- Soler (40)
- Wass (82)
- Kovacic (41)
- Pulisic (50)
Chelsea’s hopes of progressing to the knockout stages of the Champions League were undermined when Valencia recovered from a goal down to ensure that they remain above their visitors and second in Group H. Their evening was heading for a positive conclusion when Christian Pulisic gave them the lead after Mateo Kovacic had already cancelled out Carlos Soler’s opening goal. Kepa Arrizabalaga had also saved a penalty from the impressive Daniel Parejo, before he was confused by Daniel Wass’ cross and conceded with eight minutes remaining. They are likely to require victory at Lille to advance, and will also be concerned over the in-form Tammy Abraham being removed on a stretcher. “It was a very unusual match because of the amount of good opportunities for both teams,” their manager Frank Lampard later said. “We have to be happy with a draw because we gave away a lot of opportunities. We’re happy with the result because it was a really tough match.”
Valencia’s manager Albert Celades organised his team into a 4-2-3-1 formation while they had possession, when Maxi Gómez operated as their lone striker. Visitors Chelsea, in turn, fleeted between a 4-1-4-1 and a 4-3-3, when Jorginho remained between their defensive and midfield lines and wide attackers Christian Pulisic and Willian ultimately determined their shape.
The hosts prioritised a possession-based game, largely dictated by Daniel Parejo; Chelsea lacked the speed and positioning to prevent Parejo and Daniel Wass from receiving and then playing wide, first-time, to their full-backs, and their structure was therefore regularly overcome during the first half. Parejo regularly provided angles to assist with build-ups, when his fine passing range particularly impressed in both retaining possession and advancing it.
Rodrigo featured as a central attacking midfielder, moving between the lines and supporting Gómez on the occasions he received to feet. Both also made runs into the channels to threaten in behind; Valencia similarly targeted the spaces that existed out wide by delivering crosses behind the visitors’ defence, and should have converted more of them.
It was after Chelsea scored their second goal during the second half that Celades’ team became more adventurous. An increasingly open affair unfolded in which there were regular transitions. The visitors sought to trap Parejo and Wass between their attacking and midfield units, so Valencia attempted to play wide, and eventually attacked with between six and eight players; only their central defenders and one or both of their central midfielders were reluctant to advance, and their full-backs became far more influential.
Frank Lampard responded by replacing Jorginho and Willian with left-back Emerson Palmieri and Mason Mount and adopting a back five in a 5-4-1, in an attempt to defend those wide areas. They regardless remained vulnerable to switches of play, and conceded an equalising goal when Pulisic’s poor positioning created a space that was capitalised upon. Both teams thereafter had chances to secure all three points, but were unable to take them.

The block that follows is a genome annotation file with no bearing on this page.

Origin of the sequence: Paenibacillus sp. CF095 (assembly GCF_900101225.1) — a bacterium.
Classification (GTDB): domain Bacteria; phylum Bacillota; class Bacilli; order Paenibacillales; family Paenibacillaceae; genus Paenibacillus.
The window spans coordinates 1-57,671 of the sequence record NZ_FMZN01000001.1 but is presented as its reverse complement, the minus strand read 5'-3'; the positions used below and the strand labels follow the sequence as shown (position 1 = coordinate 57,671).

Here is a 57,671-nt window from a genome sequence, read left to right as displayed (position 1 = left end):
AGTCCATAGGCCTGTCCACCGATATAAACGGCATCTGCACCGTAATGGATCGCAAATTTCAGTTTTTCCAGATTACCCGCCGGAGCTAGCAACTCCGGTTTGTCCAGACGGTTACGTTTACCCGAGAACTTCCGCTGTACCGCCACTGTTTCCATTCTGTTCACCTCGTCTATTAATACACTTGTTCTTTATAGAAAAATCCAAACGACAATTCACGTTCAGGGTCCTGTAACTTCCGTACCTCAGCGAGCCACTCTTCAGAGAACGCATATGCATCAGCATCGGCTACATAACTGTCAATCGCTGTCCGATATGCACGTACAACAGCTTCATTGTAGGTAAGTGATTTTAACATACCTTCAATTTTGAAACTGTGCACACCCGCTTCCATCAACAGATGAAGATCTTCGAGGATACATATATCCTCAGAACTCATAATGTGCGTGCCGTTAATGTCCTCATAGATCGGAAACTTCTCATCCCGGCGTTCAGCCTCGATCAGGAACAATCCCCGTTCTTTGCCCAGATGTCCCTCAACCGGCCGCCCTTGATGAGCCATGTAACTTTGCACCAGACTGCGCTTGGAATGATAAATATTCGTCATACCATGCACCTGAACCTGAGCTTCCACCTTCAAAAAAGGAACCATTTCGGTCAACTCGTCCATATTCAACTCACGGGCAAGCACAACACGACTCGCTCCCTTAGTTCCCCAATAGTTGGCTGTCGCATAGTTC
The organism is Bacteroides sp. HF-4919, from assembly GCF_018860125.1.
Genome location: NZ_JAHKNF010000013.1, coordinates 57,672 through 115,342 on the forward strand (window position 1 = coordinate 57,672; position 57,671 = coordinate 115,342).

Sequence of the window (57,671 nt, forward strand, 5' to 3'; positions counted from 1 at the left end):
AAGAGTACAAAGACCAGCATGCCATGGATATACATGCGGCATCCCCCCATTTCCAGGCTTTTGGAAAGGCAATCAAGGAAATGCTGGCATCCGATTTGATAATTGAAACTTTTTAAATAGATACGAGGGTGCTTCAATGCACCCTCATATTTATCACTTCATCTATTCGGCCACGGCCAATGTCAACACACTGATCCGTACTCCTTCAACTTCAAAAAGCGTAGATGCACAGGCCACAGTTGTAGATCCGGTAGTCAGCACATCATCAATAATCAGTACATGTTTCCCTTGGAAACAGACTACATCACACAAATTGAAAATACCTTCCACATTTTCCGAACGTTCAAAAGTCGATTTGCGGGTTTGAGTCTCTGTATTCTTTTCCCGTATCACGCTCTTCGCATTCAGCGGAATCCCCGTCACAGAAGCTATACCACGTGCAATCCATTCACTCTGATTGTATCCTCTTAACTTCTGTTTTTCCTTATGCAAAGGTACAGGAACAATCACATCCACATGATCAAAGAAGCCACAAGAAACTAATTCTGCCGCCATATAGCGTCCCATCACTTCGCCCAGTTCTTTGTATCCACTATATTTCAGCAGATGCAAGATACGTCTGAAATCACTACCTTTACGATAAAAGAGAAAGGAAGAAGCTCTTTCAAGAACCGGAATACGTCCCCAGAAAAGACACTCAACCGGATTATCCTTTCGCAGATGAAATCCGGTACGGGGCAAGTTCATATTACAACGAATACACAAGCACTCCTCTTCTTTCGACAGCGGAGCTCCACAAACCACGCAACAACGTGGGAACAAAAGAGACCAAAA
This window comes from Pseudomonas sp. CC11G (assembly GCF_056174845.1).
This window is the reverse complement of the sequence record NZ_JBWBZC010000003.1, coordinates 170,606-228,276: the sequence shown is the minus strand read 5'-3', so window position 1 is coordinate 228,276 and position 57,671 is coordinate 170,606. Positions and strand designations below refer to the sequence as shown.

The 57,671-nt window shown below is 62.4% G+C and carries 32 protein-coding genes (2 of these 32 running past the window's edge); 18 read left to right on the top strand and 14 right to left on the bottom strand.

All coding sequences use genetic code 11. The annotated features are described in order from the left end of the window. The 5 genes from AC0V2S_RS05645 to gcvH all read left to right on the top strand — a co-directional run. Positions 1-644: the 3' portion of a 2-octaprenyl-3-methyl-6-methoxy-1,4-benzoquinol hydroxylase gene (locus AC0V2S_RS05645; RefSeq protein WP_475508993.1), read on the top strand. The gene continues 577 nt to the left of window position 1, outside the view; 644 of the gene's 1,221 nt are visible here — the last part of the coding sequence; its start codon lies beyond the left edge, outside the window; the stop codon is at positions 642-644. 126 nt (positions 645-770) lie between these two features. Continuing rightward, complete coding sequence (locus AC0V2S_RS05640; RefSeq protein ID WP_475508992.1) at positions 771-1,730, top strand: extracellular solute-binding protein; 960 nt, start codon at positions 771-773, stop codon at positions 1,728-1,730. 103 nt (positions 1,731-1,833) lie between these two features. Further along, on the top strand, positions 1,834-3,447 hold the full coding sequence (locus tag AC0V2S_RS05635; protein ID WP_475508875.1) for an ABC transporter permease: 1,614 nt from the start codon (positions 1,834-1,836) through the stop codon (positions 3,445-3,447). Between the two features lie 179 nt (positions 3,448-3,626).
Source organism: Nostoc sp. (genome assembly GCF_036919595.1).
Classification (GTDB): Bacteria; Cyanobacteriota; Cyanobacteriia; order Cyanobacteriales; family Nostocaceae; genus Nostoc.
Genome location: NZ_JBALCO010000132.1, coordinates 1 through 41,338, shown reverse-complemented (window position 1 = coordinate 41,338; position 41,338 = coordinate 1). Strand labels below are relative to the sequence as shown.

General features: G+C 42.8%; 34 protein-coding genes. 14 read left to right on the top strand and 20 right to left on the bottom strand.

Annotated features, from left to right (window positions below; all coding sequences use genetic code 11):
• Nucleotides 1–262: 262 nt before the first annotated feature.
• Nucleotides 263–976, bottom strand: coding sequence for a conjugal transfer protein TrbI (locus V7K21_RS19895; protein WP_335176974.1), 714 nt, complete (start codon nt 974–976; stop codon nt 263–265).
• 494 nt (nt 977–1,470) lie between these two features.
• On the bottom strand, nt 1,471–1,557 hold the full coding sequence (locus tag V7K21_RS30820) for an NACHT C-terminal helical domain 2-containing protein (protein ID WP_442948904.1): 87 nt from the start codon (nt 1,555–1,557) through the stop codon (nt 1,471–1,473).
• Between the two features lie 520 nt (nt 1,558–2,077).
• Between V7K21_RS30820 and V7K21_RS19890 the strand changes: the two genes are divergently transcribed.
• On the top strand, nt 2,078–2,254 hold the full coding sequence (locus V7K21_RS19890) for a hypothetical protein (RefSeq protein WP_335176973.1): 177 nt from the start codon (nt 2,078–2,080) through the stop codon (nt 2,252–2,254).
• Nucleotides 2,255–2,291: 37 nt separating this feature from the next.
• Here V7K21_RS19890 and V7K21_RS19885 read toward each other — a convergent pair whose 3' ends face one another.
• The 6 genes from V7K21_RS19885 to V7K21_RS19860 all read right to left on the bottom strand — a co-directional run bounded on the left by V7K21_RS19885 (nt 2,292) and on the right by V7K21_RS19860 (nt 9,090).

Valencia were organised into a 4-2-3-1 formation, led by lone striker Maxi Gómez, on the occasions they had possession
While they defended they largely remained in a 4-4-2, through Rodrigo advancing to form a front two, alongside Gómez
They prioritised a possession-based game dictated by Daniel Parejo and Daniel Wass; Chelsea attempted to prevent them spreading play wide, but struggled doing so
It was after visitors Chelsea took the lead during the second half that Valencia began to attack with between six and eight players
Chelsea adopted a different shape to the one they most commonly use in the Premier League; they remained in a 4-3-3, but on this occasion with a single pivot
While they were defending, Frank Lampard demanded they adopt either a 4-3-3 or 4-1-4-1, in which Jorginho consistently remained between defence and midfield
Their attempts to nullify the threat posed by Wass and Parejo involved them seeking to trap them between their midfield and attack
With Valencia increasingly attacking and particularly out wide, Chelsea made personnel changes and adopted a 5-4-1, to give them greater resilience out wide
Frank Lampard organised Chelsea into a 4-3-3 formation when they had possession, featuring Jorginho at the base of midfield and Tammy Abraham as their lone striker, against opponents who defended in a 4-4-2. This contrasted the shape they most commonly adopt the Premier League, where they play with a double pivot.
They regularly circulated possession, but without penetrating through Valencia’s shape. Their midfielders’ positioning was also relatively fixed, which contributed to the fact they too rarely had anyone operating as an attacking central midfielder and therefore struggled to create amid Valencia’s strikers seeking to screen passing routes to Jorginho.
Mateo Kovacic and Christian Pulisic rotated and, with full-backs Cesar Azpilicueta and Reece James also attempting to advance from defence, Chelsea were capable of creating two-on-ones against the defending full-back. If this invited them to cross into the penalty area, those crosses were often cut out by the hosts’ central defenders as they continued to play with a cautious, compact defensive line that left minimal space in behind.
Amid their inability to regularly advance beyond their opponents’ defence, Lampard’s team also often shot from distance. They showed greater potential during transitions, particularly during the second half and when Valencia advanced in their pursuit of an equalising goal at 2-1 down. It was then that Chelsea targeted the spaces outside of the hosts’ central defenders, but a lack of end product meant that their efforts came to little.